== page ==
Steve Baker -- City Historian and Monrovia Historical Society's President -- regales us with stories of Monrovia's past.
The founding of the city. Cutthroat railroad deals. The Great Bank Robbery. The fire that consumed a grand hotel and triggered purchase of a real engine. An exploding stove, a trapeze act from a hot air balloon, and a wronged wife with a gun.
These are just a few - 70 more are on our YouTube page: https://www.youtube.com/channel/UCL8mHAK2qmtPV4EuVRhsYmw/videos
Eddie Martin got quite a surprise when he visited the local merchant, as did the other customers.
You don't want to be caught messing around with Mrs. DeArmen's husband or you might find yourself on the wrong end of a gun.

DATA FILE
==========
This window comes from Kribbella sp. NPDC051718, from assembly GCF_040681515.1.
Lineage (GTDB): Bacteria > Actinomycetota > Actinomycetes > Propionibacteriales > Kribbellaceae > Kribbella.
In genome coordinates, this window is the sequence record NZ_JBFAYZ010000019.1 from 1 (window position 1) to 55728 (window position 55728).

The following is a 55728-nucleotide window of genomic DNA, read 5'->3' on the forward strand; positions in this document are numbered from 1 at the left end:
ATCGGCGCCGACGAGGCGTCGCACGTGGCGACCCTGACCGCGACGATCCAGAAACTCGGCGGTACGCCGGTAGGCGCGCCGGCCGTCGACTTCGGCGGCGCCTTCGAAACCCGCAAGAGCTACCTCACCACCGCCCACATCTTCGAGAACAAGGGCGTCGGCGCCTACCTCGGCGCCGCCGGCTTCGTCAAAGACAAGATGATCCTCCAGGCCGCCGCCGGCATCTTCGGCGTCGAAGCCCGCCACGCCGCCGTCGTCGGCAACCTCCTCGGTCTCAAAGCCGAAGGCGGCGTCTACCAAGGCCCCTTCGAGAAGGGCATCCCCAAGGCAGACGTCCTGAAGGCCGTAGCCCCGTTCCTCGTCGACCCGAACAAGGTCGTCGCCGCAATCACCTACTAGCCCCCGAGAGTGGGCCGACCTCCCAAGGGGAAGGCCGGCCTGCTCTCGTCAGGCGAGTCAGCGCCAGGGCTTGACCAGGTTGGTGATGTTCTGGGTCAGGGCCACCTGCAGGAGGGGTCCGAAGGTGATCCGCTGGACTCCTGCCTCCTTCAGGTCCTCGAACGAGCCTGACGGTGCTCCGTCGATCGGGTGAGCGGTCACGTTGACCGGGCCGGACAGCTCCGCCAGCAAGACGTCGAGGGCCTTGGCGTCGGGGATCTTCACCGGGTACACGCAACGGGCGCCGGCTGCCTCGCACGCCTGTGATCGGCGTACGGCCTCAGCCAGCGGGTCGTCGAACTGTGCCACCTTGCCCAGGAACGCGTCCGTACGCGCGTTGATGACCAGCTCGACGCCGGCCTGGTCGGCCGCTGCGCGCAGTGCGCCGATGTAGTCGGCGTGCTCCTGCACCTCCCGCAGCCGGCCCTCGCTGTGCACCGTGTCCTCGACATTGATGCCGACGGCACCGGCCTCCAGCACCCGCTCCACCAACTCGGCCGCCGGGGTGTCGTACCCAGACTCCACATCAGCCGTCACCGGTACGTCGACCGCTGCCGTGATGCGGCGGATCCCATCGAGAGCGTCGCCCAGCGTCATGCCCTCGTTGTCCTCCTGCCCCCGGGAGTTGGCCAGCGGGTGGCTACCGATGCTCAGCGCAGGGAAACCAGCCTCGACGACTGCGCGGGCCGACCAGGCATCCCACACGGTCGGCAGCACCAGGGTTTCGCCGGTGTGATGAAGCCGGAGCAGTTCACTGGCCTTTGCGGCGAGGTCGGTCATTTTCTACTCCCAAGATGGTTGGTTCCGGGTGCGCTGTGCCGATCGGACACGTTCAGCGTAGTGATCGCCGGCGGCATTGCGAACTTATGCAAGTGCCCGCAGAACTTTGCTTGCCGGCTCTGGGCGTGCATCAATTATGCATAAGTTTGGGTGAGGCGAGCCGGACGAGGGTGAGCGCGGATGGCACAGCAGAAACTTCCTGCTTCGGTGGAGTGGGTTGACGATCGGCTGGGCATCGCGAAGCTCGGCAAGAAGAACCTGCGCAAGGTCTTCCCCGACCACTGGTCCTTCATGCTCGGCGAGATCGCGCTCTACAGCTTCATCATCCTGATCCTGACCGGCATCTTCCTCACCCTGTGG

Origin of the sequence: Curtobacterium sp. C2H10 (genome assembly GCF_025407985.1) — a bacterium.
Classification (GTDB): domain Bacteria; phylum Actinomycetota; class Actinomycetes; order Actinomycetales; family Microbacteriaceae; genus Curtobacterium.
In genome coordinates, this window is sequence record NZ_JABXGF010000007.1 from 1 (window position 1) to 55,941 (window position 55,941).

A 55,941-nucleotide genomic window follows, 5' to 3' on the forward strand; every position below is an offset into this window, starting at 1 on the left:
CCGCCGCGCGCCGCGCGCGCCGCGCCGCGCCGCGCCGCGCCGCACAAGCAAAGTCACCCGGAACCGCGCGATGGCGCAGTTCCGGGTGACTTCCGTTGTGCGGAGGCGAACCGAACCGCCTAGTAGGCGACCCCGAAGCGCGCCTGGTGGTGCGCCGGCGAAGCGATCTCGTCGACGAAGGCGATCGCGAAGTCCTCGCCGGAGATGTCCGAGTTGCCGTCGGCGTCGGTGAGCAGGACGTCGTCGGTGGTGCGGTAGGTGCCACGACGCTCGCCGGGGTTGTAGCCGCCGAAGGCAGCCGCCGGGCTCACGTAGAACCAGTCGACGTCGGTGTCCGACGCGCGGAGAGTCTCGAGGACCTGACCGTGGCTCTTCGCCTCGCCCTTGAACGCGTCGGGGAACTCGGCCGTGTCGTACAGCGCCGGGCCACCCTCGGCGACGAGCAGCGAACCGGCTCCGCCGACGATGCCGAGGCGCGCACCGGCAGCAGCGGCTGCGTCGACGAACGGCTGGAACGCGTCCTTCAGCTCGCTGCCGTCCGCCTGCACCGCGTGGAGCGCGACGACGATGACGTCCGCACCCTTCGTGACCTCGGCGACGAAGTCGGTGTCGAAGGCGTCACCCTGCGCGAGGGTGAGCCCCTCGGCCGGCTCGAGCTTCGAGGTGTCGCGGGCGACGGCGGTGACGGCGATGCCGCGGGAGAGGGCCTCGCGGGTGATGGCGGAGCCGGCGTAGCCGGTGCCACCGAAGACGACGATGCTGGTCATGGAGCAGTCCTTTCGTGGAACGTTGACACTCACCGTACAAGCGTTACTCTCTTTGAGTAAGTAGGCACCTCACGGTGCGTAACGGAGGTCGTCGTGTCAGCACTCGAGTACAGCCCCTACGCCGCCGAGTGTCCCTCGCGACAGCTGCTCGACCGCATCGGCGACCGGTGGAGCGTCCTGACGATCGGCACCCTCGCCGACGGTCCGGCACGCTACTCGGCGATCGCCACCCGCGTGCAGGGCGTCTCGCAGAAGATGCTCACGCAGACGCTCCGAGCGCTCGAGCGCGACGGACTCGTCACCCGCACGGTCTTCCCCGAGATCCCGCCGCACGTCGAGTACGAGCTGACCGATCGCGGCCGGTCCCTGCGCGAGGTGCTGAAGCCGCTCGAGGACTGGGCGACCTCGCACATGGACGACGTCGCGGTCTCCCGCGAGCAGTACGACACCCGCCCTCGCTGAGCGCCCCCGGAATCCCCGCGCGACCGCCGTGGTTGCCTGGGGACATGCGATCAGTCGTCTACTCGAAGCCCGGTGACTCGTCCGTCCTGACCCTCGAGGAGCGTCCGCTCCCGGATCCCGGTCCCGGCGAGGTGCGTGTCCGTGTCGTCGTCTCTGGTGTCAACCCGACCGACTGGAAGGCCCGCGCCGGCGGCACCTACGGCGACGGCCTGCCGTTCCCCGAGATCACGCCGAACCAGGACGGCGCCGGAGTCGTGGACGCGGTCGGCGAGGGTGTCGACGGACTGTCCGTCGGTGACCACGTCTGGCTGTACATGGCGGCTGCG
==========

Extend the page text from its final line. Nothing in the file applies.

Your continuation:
Monrovia's founders were intent on it being a "dry" town -- with no "tippling houses" or other temptations.
An early Monrovia family -- the Baxters -- and their experience of the 1918 pandemic.
Lucky Baldwin created his own 1890s version of drive-up banking on Myrtle Avenue in Monrovia.
Lucky Baldwin was out-smarted by someone he owed money to. It was a rare event.
The man who was Lucky Baldwin's ranch foreman, whose land became central to the town of Monrovia.
Don't try this at home. A hot air balloon and a trapeze are not a winning combination.
Lucinda Garcia confronted her Catholic church and its policies that had treated Mexicans differently from other parishioners. It changed because of her.
A walk through the new tracts that drove growth in Monrovia's early years.
This remarkable architect designed many fine homes in Monrovia.
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